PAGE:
Cisco UK & Ireland Blog

Start-up Hub: How to kick-start your crowdfunding campaign before it’s live

August 24, 2016

Crowdfunding – it’s that thing where you just throw a campaign page online and watch the investments come rolling in, right?

Not quite, I’m afraid. There’s a little more to it than that…

As anyone who has marketed a business online will tell you, ‘if you build it they will come’ does not apply.

Crowdfunding is no different. And why should it be? Yes, you need an excellent product and an enticing campaign page. But with so many crowdfunding campaigns launched every week, you’re going to have to put in some extra legwork if you want to differentiate yourself and hit those pledge targets.

And as with any funding option, you need to work your investors hard if you want them to bite.

Easier said than done, but thankfully I managed to grab some time with four busy crowdfunding experts who’ve been there and done it and were happy to share some advice.

Here’s what they had to say…

Check out our tech entrepreneur’s guide to crowdfunding for lots more tips and insight on getting the best from your campaign

Approach potential investors offline

Actual human interaction? Woah, scary thought there for 2016! But according to the tech entrepreneurs I spoke to it’s the best way to build those all-important relationships early on.

“Spend a few weeks prior to launching the campaign warming up your investment leads,” said Chew co-founder and IDEALondon resident Wil Benton. “Look at offering investor perks and run face-to-face investor Q&A sessions.

“Initiating digital investment relationships is difficult. Doing it in person is much easier.”

Use social proof

If you’re unfamiliar with the term social proof, think about the street entertainer who makes everyone crowd around and clap for a good 15 minutes before he or she starts the show. Anyone walking past is bound to think there’s something completely brilliant and unmissable happening.

The same applies to your crowdfunding campaign. If potential investors can see others have already pledged their cash, you’re more likely to catch their attention.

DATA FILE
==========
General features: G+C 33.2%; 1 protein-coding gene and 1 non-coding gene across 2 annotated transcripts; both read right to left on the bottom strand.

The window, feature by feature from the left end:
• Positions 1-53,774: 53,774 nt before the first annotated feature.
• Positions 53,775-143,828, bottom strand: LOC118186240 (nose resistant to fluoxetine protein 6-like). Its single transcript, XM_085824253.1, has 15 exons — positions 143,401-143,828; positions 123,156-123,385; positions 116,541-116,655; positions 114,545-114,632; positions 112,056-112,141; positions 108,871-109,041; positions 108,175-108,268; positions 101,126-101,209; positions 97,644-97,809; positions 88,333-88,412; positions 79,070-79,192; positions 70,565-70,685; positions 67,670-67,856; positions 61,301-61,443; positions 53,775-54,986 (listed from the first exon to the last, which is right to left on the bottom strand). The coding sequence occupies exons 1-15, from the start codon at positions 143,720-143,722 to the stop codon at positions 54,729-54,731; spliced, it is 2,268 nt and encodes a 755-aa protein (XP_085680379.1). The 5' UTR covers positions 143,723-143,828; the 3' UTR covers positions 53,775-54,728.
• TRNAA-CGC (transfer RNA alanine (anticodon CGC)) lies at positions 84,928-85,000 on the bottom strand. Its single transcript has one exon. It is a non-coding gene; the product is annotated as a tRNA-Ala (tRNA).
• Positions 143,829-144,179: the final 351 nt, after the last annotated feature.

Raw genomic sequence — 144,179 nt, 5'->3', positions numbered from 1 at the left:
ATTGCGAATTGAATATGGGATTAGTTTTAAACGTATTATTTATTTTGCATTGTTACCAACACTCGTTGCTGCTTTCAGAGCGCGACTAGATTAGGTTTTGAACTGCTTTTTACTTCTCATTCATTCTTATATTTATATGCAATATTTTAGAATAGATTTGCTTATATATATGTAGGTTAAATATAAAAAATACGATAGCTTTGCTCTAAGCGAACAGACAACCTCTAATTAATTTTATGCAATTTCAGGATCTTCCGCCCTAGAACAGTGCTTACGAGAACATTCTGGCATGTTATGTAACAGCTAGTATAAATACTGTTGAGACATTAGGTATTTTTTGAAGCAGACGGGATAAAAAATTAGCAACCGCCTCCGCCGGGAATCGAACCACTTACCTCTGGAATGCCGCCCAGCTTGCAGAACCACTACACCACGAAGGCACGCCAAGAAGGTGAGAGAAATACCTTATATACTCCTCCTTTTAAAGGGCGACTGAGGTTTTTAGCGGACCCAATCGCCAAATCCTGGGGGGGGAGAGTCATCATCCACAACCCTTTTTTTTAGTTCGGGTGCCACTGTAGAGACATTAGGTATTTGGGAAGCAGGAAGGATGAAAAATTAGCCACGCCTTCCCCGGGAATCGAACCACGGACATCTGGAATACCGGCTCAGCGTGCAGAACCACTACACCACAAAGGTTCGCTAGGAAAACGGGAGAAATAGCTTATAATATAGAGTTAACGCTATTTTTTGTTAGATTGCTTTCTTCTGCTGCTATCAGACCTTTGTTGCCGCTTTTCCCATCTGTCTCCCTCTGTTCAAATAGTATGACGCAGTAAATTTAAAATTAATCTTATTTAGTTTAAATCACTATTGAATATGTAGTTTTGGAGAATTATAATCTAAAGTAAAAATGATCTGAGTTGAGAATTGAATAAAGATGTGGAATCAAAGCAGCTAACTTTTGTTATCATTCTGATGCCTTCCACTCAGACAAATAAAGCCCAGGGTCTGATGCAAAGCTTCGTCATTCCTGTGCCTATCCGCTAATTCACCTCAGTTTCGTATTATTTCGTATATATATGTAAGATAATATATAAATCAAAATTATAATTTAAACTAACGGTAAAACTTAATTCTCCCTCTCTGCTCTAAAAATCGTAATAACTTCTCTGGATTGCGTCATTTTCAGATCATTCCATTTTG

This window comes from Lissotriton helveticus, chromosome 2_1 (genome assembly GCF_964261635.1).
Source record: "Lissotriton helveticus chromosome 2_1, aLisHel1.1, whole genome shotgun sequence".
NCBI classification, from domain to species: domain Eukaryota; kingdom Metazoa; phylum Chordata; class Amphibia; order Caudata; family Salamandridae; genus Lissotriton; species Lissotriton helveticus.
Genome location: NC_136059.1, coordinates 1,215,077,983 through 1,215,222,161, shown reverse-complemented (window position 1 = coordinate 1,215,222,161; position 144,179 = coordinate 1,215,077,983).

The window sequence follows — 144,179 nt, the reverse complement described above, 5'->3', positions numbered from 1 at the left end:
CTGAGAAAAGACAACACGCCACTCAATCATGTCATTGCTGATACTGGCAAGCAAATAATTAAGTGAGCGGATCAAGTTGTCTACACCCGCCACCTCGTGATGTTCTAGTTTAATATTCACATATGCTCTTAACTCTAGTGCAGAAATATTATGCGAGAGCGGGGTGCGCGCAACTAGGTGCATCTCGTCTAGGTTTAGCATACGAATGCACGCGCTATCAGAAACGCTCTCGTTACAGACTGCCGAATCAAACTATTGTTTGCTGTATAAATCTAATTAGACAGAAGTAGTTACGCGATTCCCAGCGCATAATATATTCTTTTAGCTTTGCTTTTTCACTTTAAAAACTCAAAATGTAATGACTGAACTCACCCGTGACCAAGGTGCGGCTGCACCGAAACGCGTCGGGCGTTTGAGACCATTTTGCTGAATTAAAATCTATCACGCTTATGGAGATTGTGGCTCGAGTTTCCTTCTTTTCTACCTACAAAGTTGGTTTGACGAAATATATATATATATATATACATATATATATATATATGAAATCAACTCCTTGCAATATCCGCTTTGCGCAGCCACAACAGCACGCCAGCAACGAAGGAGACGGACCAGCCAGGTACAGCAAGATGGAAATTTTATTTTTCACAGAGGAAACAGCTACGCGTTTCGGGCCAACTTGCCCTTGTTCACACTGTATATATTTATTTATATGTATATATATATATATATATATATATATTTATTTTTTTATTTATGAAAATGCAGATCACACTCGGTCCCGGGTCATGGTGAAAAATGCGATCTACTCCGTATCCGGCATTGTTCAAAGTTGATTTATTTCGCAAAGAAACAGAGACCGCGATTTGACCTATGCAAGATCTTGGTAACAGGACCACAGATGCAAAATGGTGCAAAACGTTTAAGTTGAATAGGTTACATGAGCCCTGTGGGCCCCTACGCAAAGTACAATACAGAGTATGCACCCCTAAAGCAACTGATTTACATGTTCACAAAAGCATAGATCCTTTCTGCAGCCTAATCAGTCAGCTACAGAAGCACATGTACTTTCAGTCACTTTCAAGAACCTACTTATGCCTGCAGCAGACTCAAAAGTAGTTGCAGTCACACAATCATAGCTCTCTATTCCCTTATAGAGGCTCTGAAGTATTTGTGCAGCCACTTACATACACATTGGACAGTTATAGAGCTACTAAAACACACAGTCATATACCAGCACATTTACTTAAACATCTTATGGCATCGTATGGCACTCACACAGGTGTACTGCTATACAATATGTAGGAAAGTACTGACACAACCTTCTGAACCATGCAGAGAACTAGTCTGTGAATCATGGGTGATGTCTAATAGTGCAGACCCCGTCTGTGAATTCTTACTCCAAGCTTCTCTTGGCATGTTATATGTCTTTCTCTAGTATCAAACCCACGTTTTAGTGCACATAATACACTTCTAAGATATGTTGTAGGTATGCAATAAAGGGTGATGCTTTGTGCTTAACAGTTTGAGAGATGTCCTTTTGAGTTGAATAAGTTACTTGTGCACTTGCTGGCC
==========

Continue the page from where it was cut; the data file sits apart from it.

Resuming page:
“Your investors will follow the lead of other investors,” said SyndicateRoom co-founder and CEO Tom Britton. “So it’s important to launch with a proper bang, focus on early traction, and shine a light on successes by using testimonials.

“If you get an investment and it’s noteworthy, approach the investor and ask them to talk about it, either on camera or through a written quote.”

Get some funding up front

Approaching investors early isn’t just about piquing their interest – you need to get real funds on the table long before you launch, as Wil Benton explained.

“Crowdfunding platforms advise you to have 30-40% of your funding target committed prior to launching so you can demonstrate early interest in the campaign and entice investors. In our experience, that figure needs to be 80-90%.”

“We didn’t see any noticeable network investor interest until we’d approached/ surpassed our funding goal and of the 120+ investors, fewer than 10 were network investors we didn’t bring to the campaign ourselves.”

Zzish CEO and co-founder Charles Wiles echoed this sentiment, although the majority of his firm’s initial capital did come from crowdfunding in the end.

“If you want to raise £300k, make sure you have commitments for £100k up front.  The crowdfunding sites will maybe bring in another third of the funds, but you’ll need to work your network and contacts during the campaign to bring in the remaining third.

“We had £233k follow-on funding committed from existing investors,” he added, “which gave us a good head start. But the rest of the £700k came from the crowdfunding.”

Closing thought…

Some useful stuff from these entrepreneurs I’m sure you’ll agree! And hopefully something to inspire you in your own efforts.

The message here is clear: even with the greatest business idea in the world you can’t shy away from good-old-fashioned investor relations. You need to put the groundwork in early, pick up the phone, book those face-to-face meetings and secure funding long before you get your campaign online.

Now I’ll leave you with a final nugget of wisdom from RemindMeCare founder and director Simon Hooper, who had some straightforward general advice on running a successful crowdfunding campaign:

“Have your own investors, a well-known person supporting you, and a clever marketing campaign.

“That, or a cure for cancer…”

Check out our crowdfunding guide for tech start-ups for lots more insight and advice on this topic.

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